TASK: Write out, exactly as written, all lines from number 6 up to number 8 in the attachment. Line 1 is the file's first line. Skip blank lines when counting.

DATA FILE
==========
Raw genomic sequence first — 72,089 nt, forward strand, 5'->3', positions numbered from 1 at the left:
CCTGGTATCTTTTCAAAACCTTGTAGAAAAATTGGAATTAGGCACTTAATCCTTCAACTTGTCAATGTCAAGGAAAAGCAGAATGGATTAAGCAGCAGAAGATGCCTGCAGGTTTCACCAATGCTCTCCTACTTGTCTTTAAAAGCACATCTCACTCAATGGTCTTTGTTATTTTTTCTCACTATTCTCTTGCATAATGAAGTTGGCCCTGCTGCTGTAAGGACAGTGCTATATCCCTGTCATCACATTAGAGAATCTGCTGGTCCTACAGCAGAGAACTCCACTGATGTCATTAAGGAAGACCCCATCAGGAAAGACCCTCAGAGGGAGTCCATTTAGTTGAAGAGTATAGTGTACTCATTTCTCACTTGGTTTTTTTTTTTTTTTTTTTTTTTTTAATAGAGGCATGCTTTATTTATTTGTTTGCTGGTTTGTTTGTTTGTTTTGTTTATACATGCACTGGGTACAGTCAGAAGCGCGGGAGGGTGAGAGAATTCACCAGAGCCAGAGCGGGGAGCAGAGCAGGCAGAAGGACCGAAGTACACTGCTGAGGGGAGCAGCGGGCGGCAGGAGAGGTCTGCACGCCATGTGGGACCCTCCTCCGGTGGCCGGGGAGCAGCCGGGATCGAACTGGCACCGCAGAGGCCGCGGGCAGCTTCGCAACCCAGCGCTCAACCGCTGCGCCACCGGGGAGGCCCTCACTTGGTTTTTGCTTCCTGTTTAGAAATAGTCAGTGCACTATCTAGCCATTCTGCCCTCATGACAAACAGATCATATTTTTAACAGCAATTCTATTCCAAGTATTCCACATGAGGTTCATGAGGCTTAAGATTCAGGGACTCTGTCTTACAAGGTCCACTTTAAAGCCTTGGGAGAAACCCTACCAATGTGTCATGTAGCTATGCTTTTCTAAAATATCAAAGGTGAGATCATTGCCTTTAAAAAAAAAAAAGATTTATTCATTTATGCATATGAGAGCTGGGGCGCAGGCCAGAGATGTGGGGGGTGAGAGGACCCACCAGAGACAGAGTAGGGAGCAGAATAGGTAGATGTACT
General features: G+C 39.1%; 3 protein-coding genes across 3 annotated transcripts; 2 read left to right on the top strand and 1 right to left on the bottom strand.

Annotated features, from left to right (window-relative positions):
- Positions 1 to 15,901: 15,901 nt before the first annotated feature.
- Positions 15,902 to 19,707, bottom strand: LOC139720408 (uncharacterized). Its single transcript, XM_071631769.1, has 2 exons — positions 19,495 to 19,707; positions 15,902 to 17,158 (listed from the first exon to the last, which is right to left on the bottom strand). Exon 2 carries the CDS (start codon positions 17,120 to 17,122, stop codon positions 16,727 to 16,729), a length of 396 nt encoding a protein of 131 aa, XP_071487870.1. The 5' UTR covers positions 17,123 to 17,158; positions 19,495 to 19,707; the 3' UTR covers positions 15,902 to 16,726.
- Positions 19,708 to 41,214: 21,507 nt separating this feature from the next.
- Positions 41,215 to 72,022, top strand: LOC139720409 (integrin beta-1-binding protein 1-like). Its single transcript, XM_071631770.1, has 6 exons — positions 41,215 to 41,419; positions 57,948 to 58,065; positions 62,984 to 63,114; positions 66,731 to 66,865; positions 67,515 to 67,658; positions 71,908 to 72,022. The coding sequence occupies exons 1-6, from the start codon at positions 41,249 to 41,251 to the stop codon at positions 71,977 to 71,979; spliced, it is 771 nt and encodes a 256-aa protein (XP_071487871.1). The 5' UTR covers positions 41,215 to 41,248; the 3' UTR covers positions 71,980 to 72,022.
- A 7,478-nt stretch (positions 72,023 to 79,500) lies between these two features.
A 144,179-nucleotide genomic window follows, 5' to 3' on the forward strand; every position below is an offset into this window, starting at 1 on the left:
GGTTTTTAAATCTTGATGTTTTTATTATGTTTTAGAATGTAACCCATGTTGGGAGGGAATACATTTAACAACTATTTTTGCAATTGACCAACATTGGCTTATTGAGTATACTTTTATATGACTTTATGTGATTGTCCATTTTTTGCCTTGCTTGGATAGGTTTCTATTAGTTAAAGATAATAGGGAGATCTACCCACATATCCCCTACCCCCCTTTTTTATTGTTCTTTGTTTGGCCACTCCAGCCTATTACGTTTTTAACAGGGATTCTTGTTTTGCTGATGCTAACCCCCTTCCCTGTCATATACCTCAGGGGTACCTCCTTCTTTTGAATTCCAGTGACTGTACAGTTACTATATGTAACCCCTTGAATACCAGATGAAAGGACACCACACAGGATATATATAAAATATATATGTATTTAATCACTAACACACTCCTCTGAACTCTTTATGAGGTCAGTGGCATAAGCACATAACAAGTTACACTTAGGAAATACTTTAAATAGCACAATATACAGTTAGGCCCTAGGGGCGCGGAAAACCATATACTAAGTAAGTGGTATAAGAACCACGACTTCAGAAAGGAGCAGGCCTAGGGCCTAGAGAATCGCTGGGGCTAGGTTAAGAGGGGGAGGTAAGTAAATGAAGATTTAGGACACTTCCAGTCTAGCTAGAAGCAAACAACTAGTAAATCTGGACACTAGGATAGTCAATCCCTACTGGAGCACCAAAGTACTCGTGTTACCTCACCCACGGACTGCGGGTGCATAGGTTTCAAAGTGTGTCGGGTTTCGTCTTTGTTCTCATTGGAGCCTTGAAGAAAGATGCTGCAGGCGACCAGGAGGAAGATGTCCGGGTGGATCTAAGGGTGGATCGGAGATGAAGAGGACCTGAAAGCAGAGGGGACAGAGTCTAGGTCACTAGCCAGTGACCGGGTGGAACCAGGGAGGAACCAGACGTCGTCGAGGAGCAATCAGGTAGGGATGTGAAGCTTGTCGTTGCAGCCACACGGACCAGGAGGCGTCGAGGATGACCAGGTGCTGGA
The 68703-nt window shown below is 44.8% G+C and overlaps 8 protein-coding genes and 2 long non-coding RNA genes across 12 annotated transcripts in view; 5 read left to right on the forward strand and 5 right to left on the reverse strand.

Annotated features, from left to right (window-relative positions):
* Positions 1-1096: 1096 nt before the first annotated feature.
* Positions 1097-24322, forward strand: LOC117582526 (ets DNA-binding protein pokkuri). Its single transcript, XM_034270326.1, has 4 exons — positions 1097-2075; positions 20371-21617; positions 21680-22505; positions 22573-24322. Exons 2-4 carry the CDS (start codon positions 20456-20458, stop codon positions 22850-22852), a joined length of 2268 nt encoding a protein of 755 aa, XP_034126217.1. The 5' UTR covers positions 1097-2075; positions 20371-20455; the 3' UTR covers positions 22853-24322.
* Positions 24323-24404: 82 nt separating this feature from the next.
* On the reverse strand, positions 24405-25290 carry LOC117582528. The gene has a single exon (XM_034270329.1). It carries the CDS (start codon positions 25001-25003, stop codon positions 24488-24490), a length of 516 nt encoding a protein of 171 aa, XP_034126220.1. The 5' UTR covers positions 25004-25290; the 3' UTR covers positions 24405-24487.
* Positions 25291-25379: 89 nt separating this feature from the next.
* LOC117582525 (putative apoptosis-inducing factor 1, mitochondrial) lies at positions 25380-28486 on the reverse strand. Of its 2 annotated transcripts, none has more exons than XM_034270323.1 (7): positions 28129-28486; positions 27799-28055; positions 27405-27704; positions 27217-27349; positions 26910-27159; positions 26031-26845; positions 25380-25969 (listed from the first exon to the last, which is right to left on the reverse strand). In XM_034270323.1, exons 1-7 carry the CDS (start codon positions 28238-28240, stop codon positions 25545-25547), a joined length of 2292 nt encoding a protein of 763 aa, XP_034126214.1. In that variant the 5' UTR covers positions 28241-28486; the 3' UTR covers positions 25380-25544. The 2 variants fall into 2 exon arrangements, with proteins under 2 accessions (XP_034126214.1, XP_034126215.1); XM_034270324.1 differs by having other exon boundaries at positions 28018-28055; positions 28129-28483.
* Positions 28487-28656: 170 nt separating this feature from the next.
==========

- Positions 15,902 to 19,707, bottom strand: LOC139720408 (uncharacterized). Its single transcript, XM_071631769.1, has 2 exons — positions 19,495 to 19,707; positions 15,902 to 17,158 (listed from the first exon to the last, which is right to left on the bottom strand). Exon 2 carries the CDS (start codon positions 17,120 to 17,122, stop codon positions 16,727 to 16,729), a length of 396 nt encoding a protein of 131 aa, XP_071487870.1. The 5' UTR covers positions 17,123 to 17,158; positions 19,495 to 19,707; the 3' UTR covers positions 15,902 to 16,726.
- Positions 19,708 to 41,214: 21,507 nt separating this feature from the next.
- Positions 41,215 to 72,022, top strand: LOC139720409 (integrin beta-1-binding protein 1-like). Its single transcript, XM_071631770.1, has 6 exons — positions 41,215 to 41,419; positions 57,948 to 58,065; positions 62,984 to 63,114; positions 66,731 to 66,865; positions 67,515 to 67,658; positions 71,908 to 72,022. The coding sequence occupies exons 1-6, from the start codon at positions 41,249 to 41,251 to the stop codon at positions 71,977 to 71,979; spliced, it is 771 nt and encodes a 256-aa protein (XP_071487871.1). The 5' UTR covers positions 41,215 to 41,248; the 3' UTR covers positions 71,980 to 72,022.